Are Lawyers Liars?: The Argument of Redescription: Arthur Isak Applbaum

Legal Theory 4 (1):63-91 (1998)
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Abstract

In “Professional Detachment: The Executioner of Paris,” I concluded with the cheap and some would say libelous suggestion that lawyers might accurately be described as serial liars, because they repeatedly try to induce others to believe in the truth of propositions or in the validity of arguments that they believe to be false. Good lawyers have responded with some indignation that, in calling zealous advocacy “lying,” I have misdescribed the practice of law. I wish to explain why I believe that it is the practice of lawyering that engages in misdescription.

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Citations of this work

Representing Falsehoods.Robert E. Goodin - 2019 - Journal of Social Philosophy 50 (4):495-512.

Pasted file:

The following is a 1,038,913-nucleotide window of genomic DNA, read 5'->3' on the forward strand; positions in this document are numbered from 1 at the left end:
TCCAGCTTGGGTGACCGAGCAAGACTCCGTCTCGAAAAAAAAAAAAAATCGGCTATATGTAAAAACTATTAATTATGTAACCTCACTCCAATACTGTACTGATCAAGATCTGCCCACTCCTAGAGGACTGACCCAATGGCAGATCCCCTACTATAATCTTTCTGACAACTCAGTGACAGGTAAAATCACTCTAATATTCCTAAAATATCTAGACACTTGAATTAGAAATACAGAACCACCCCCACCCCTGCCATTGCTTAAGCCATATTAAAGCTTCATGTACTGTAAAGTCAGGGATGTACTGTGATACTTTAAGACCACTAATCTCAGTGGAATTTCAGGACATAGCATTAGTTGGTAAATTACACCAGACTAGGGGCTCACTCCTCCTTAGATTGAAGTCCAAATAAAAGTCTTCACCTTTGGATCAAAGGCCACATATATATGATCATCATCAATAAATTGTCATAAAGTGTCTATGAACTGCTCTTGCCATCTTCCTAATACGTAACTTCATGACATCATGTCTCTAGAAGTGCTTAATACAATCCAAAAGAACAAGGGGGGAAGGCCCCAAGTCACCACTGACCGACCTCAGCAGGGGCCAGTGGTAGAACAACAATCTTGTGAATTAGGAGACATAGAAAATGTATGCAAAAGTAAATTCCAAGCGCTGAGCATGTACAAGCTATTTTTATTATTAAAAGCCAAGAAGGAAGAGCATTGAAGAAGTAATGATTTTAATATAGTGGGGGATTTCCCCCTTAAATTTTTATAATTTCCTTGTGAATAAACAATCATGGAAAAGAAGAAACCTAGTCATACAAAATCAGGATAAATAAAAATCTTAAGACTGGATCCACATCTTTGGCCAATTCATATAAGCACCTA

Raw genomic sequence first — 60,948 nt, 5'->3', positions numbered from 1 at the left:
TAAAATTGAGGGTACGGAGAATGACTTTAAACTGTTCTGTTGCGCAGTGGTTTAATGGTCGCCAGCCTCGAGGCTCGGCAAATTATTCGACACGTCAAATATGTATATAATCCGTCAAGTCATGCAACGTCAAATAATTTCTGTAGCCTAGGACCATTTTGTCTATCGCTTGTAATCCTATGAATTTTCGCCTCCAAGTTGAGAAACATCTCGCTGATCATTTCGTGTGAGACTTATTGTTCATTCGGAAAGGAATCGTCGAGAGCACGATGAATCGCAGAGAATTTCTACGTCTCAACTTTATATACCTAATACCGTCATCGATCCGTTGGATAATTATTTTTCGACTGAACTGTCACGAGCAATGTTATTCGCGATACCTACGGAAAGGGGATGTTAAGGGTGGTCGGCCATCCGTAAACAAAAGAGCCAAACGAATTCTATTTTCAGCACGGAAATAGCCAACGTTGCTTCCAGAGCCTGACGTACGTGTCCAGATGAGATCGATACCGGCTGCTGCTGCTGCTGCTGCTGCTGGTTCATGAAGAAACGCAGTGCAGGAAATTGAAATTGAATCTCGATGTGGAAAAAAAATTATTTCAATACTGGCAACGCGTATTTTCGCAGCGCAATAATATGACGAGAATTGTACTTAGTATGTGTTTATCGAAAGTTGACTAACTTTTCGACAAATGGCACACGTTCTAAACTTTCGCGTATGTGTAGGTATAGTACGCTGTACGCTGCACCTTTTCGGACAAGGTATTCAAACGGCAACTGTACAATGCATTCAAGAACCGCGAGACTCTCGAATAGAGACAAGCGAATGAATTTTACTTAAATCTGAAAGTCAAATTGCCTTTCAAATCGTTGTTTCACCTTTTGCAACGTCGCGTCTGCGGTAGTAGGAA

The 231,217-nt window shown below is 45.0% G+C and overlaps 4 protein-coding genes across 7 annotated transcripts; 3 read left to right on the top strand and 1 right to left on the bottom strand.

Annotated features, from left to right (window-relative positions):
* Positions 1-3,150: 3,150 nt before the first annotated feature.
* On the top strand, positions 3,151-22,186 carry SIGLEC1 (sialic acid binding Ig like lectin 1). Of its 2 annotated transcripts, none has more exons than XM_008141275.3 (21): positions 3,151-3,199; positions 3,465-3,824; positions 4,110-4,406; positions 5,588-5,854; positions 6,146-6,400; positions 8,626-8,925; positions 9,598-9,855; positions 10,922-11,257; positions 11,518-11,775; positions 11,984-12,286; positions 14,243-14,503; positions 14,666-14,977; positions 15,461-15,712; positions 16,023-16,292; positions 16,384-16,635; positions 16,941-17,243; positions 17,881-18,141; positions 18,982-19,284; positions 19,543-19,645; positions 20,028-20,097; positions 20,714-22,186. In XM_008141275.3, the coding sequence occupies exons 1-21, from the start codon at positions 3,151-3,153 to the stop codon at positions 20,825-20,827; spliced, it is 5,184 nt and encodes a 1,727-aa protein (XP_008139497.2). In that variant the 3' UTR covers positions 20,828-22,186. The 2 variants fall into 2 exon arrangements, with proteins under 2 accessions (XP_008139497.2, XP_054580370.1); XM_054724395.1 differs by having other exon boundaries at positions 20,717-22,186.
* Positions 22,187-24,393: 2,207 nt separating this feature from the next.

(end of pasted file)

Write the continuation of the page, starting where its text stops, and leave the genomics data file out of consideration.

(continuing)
Editorial.Kim Economides & Julian Webb - 1998 - Legal Ethics 1 (2):101-107.

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References found in this work

Two Concepts of Rules.John Rawls - 1955 - Philosophical Review 64 (1):3-32.
Consciousness, Explanatory Inversion and Cognitive Science.John R. Searle - 1993 - Behavioral and Brain Sciences 16 (1):189-189.
Consciousness, Attention and the Connection Principle.John R. Searle - 1993 - Behavioral and Brain Sciences 16 (1):198-203.

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